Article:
American engineer Douglas Engelbart is usually described as the inventor of the computer mouse. But there’s so much more to his pioneering career than a simple pointing device. Written by Nick Smith.
If ever there was an engineer with a vision it was Douglas Engelbart. Back in the early 1950s, he saw a direction for early number-crunching computers that went beyond punched-card programming. As if he’d returned from the future, while still in his mid-twenties, Engelbart envisioned a world in which people sat at cathode-ray tubes ‘flying around’ in an information space, using networked computers and collective human intelligence to solve global problems. His daughter and business partner Christina, who co-founded what’s now called the Doug Engelbart Institute, wrote that he “had read about computers, and considered how they might be used to support mankind’s efforts to solve these problems.”
Sometimes described as one of the great Internet pioneers, Engelbart is mainly remembered today for his role in the invention of the computer mouse, the development of the graphic user interface (GUI), hypertext and networked computing. Throughout his long career, Engelbart nurtured a complex personal philosophy that informed everything he did, paving the way for the modern application of co-evolved technology and philosophy. But as Engelbart’s obituary in the Guardian states: “While he became a much-loved and oft-lauded Silicon Valley celebrity, his most visionary ideas were neglected and went unfunded.”
Douglas Carl Engelbart was born in Oregon on 30 January 1925. Descended from the early pioneers of the West, he grew up on a farmstead in rural Portland. With America’s boom years and the Jazz Age already making way for the Great Depression, the closest the young Douglas got to technology in Johnson Creek was tearing up burlap sacks to make tree-climbing rope. Not much is recorded of his formative years, but we know that after graduating from high school in 1942, Engelbart went on to study electrical engineering at Oregon State University in Corvallis. During the height of the Second World War he enlisted in the Navy and served for two years in the Philippines as a radar technician. After completing his degree in 1948, Christina says, “he settled contentedly on the San Francisco peninsula as an electrical engineer at NACA Ames Laboratory (forerunner of NASA).”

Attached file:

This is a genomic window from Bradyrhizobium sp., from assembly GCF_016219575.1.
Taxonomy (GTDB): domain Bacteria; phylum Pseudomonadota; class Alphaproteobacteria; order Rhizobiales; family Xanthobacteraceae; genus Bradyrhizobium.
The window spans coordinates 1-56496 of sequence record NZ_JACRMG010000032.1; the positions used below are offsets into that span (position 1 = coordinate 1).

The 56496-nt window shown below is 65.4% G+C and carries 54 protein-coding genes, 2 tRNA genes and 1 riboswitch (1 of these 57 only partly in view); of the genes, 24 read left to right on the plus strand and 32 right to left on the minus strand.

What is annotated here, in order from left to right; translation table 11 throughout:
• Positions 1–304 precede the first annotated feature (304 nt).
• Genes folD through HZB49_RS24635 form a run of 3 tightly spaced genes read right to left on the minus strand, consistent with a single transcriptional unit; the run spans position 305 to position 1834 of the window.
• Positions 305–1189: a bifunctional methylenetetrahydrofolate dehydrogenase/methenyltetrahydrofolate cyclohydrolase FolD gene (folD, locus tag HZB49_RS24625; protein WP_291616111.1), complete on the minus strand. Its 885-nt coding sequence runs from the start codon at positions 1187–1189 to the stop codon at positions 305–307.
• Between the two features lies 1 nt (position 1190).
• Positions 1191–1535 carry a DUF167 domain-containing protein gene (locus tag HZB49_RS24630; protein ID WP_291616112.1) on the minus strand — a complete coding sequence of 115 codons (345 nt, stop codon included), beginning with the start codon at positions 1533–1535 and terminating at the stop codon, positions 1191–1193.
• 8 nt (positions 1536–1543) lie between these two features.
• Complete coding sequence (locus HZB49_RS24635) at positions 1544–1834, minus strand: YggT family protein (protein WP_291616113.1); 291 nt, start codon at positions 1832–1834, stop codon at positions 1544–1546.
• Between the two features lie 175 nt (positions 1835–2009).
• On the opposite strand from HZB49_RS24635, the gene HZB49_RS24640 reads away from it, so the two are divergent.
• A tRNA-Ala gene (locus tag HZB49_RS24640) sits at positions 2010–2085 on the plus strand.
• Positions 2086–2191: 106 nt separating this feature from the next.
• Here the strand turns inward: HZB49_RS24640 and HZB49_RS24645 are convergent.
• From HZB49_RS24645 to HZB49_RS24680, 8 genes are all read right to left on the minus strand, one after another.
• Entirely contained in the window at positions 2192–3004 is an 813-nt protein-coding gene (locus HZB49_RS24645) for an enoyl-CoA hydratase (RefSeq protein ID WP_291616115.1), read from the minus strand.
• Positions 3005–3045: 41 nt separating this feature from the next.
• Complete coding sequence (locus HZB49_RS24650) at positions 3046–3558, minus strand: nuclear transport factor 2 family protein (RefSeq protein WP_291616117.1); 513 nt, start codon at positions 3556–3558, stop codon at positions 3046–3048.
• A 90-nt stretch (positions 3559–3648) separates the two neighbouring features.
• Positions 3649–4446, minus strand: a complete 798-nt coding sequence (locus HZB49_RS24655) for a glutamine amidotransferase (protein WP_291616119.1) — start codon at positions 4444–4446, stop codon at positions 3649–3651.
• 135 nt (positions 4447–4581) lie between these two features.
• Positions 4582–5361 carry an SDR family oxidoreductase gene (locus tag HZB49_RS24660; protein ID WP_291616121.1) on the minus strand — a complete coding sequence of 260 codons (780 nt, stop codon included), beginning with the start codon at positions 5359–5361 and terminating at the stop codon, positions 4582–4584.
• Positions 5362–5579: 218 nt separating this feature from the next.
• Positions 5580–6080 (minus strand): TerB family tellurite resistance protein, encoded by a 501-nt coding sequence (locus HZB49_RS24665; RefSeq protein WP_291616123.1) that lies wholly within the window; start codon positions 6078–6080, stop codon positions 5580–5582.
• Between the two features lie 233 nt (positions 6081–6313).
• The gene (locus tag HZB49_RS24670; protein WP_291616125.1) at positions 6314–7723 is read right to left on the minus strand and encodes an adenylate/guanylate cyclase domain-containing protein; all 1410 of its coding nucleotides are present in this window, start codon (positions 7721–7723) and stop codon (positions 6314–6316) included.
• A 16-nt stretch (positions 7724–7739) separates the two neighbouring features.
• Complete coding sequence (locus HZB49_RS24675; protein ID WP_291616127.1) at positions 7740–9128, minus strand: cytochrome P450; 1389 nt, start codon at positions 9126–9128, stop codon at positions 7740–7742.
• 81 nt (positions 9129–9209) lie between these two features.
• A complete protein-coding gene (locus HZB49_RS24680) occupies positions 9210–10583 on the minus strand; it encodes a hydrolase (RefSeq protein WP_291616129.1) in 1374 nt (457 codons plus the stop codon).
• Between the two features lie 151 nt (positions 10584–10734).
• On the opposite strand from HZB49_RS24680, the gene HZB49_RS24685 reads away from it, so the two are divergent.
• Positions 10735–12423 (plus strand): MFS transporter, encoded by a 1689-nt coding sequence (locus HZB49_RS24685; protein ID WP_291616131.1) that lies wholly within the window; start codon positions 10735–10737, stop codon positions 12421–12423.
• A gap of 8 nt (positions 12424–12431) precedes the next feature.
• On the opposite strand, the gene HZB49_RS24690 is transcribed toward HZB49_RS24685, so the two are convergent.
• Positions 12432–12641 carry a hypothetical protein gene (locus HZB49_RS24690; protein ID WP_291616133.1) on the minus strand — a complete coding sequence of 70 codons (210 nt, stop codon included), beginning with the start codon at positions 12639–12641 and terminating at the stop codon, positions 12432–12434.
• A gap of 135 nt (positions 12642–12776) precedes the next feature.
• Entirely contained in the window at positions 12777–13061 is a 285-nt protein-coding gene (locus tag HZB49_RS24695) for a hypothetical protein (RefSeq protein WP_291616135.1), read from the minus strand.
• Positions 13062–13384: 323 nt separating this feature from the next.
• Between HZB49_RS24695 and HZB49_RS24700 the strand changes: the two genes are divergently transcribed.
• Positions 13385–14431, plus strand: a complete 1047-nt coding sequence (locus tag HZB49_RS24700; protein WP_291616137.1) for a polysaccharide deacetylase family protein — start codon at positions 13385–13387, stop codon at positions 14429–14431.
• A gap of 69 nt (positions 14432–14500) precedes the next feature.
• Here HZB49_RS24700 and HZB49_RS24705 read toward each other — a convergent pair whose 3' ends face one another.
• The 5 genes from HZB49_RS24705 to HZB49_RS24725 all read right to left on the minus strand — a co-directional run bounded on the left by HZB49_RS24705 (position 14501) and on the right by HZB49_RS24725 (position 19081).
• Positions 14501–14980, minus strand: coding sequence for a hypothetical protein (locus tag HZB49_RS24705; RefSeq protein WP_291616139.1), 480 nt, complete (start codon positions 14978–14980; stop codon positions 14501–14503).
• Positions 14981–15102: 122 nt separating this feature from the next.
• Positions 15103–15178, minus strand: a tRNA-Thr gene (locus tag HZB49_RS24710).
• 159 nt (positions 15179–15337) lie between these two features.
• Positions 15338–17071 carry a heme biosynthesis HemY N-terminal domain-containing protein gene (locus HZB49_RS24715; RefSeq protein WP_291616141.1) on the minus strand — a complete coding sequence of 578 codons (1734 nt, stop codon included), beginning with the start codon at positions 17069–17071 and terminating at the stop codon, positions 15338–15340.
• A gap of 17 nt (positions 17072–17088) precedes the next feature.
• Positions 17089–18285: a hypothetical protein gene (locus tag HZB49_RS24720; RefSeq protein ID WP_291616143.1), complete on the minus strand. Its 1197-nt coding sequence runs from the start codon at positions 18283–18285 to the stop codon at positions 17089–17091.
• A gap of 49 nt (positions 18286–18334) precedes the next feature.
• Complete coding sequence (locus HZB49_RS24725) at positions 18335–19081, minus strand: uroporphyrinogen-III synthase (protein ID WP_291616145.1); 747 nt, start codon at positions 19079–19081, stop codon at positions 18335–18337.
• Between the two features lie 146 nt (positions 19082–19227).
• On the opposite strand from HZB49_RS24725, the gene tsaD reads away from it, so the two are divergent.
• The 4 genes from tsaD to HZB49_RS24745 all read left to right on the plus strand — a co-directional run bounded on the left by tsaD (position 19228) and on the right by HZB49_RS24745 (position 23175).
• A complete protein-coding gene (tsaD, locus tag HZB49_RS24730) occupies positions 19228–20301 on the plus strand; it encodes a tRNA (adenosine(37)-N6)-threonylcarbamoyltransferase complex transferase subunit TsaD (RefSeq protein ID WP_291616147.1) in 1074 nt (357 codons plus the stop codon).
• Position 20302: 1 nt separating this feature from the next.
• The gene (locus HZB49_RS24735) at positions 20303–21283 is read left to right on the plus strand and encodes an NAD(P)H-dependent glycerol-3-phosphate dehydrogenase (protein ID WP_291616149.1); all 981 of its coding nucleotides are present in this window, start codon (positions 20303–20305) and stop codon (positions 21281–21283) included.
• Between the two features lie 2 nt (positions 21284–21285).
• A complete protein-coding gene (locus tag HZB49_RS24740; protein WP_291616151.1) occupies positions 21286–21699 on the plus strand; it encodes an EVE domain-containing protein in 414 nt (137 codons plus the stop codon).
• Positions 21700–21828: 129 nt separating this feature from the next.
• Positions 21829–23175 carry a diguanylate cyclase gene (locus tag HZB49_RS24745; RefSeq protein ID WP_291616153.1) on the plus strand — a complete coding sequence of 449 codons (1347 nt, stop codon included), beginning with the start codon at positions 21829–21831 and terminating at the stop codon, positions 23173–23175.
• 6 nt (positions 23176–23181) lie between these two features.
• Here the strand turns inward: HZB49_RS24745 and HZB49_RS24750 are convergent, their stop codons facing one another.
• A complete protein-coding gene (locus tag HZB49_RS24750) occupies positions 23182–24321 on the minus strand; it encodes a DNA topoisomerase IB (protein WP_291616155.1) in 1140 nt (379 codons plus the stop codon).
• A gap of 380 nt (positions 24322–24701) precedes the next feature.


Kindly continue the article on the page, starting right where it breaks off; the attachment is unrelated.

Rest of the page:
Three years later he was engaged, his horizons no broader than looking for “a steady job, getting married and living happily ever after.” During this time Engelbart read an article by Vannevar Bush called ‘As We May Think’ that advocated broadcasting knowledge as a post-war grand challenge. Having also read about the recent technological phenomenon of ‘the computer’, Engelbart had his epiphany and constructed a set of ideas that would refocus his career ambitions on nothing less than making the world a better place. This could only be achieved, he reasoned, by harnessing collective human intelligence through interactive computers. His experience with radar had convinced him of the virtues of seeing information on screens. Christina takes up the story: “So he applied to the graduate program in electrical engineering at the University of California, Berkeley, and off he went to launch his crusade. At that time, there was no computer science department, and the closest working computer was probably on the eastern side of the country.”
Although he gained his doctorate at Berkeley, Engelbart was regarded as unorthodox. Within a year he’d been advised by colleagues that if he continued with his ‘wild ideas’ it was unlikely that he’d be promoted beyond his role as acting assistant professor. Sensing that the writing was on the wall, Engelbart beat a retreat to the rapidly emerging Silicon Valley community, in search of more suitable employment. He landed a job at Stanford Research Institute – now SRI International – in Menlo Park, where he filed a dozen patents in his first two years, and by 1959 he was able to secure approval for pursuing his own research. He spent the following two years formulating an analytical structure for a new discipline that became the guiding force for his work, which he published in his 1962 report Augmenting Human Intellect: A Conceptual Framework, prepared under contract for the Director of Information Sciences of the US Air Force Office of Scientific Research.